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In all the books dedicated to the Armenian art history, it is impossible to find a mention of the wall

paintings of the Armenian Church in Famagusta - Cyprus.

Our gratitude to Gohar Grigoryan for sending this essay to the www.ArmenianArt.org


THE FRESCOES OF THE ARMENIAN CHURCH IN FAMAGUSTA


The Surb Astuacacin (Holy Mother of God) Church of Famagusta is located in the north-western part of the medieval walled town, in the so-called Syrian Quarter. It was most probably built by the Armenians who moved in from the Armenian Kingdom of Cilicia into Cyprus. The close trade ties between two port cities of Ayas and Famagusta had contributed to the formation of a prosperous Armenian community in the Cypriot town, where many national and religious minorities yearned to have their own churches as visual expression of identities. The interior of the church was probably decorated in the course of the 14th century, when the number of Famagustan Armenians continued to grow, as a result of the exodus of Armenians after the Mamluk invasions of the Armenian Kingdom.

 The researchers have often called the Armenian Church a “small and elegant” structure. In its ground plan it is a single-nave church with an apse. The interior was once extensively decorated with frescoes, which were restored lately, after being covered for decades. The frescoes at the semi-dome of the apse are almost completely vanished, except for the depiction of a female figure. Judging by her clothing and position, she was probably one of the donors of the church (the paintings?). She is shown in kneeling position in front of a saint, probably Theotokos, whose name this church bears. Although depicting the benefactor in that part of the church is uncommon in Armenian art, it is not surprising in context of the highly interrelated nature of Famagustan art.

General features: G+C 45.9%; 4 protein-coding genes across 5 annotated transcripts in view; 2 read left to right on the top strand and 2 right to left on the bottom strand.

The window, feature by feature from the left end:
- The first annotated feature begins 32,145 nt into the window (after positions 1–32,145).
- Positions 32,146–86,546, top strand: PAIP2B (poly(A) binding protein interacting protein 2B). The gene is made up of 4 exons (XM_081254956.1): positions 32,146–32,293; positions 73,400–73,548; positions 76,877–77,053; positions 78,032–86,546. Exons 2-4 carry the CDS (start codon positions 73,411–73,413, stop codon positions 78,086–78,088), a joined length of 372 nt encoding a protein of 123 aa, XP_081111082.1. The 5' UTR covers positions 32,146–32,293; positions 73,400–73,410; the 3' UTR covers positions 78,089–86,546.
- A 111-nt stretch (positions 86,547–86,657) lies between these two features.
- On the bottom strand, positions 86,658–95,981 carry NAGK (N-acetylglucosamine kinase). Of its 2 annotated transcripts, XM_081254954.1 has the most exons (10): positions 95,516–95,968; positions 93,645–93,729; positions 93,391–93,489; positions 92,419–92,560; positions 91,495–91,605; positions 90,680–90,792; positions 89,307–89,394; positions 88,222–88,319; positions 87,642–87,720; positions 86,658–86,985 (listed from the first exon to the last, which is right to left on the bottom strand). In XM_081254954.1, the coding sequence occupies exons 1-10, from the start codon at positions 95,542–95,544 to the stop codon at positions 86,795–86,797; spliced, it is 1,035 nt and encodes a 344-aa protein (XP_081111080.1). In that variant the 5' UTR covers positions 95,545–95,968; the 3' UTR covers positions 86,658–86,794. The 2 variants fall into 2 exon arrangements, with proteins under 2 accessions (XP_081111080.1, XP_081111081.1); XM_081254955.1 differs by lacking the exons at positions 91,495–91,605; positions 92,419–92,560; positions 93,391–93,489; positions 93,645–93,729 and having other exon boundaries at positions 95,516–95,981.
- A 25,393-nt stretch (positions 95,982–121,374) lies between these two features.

On the upper and lower parts of the northern wall, the frescoes display scenes from Christ’s life. On the lower part, the narrative cycle begins with the Nativity, the Annunciation and the Baptism, and continues at the top with the scenes of the Flagellation, the Carrying of the Cross, the Crucifixion, the Deposition and the Entombment. On the same northern wall, a framed scene of Akra Tapeinosis decorates the upper part of the arched niche, which has served as ǝncayaran (table of gifts).

On the left side of the western wall a military saint is depicted, who most probably is Saint Theodore. This is also confirmed by the inscription, of which at least the first letter is easily discernible (ԹՈ / t‛o). On the same wall, to the right of the main entrance, two female saints are depicted: Saint Helena and Saint Paraskeve. Next to the latter is an Armenian inscription: “ՍՈՒՐԲ [ՈՒՐ]ԲԱԹ” (Holy Friday). On the southern wall, the standing figure of St. John the Baptist is depicted surrounded by sixteen small scenes and decorated with a frame with floral motifs and coat of arms. On the same wall, there is the Dormition of the Virgin. According to the description of Camille Enlart, on the southern wall used to be a depiction of the Christ Pantokrator as well, of which only a small fragment remains.

Gohar Grigoryan

08/06/2016, Fribourg


Photos by Thomas Kaffenberger, Michele Bacci and Gohar Grigoryan


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